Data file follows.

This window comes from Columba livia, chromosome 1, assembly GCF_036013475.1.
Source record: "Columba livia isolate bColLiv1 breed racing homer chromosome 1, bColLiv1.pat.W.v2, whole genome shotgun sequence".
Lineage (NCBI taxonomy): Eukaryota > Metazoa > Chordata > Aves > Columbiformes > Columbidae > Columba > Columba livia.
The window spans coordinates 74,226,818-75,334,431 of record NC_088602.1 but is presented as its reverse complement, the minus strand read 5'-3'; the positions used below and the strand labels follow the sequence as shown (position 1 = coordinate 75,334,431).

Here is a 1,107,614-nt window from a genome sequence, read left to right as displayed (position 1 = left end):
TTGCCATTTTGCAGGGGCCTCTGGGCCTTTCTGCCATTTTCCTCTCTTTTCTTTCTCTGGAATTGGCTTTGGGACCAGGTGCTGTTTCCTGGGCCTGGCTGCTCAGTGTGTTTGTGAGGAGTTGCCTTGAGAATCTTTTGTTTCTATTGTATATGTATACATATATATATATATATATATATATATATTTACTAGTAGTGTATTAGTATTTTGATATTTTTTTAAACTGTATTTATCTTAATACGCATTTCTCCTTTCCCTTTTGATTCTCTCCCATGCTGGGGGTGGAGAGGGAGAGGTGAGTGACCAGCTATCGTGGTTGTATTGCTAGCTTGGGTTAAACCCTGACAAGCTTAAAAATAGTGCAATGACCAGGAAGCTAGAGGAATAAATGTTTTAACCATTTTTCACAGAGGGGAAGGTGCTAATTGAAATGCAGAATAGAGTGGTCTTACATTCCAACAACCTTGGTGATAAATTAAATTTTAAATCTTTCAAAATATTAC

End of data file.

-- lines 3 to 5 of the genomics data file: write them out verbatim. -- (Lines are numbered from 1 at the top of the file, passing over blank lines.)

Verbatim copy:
Lineage (NCBI taxonomy): Eukaryota > Metazoa > Chordata > Aves > Columbiformes > Columbidae > Columba > Columba livia.
The window spans coordinates 74,226,818-75,334,431 of record NC_088602.1 but is presented as its reverse complement, the minus strand read 5'-3'; the positions used below and the strand labels follow the sequence as shown (position 1 = coordinate 75,334,431).

Here is a 1,107,614-nt window from a genome sequence, read left to right as displayed (position 1 = left end):